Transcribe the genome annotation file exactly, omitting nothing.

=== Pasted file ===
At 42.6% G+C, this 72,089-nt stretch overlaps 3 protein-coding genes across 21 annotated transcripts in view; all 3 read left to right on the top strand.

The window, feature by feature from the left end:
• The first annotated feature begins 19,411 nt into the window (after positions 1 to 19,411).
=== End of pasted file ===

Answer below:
At 42.6% G+C, this 72,089-nt stretch overlaps 3 protein-coding genes across 21 annotated transcripts in view; all 3 read left to right on the top strand.

The window, feature by feature from the left end:
• The first annotated feature begins 19,411 nt into the window (after positions 1 to 19,411).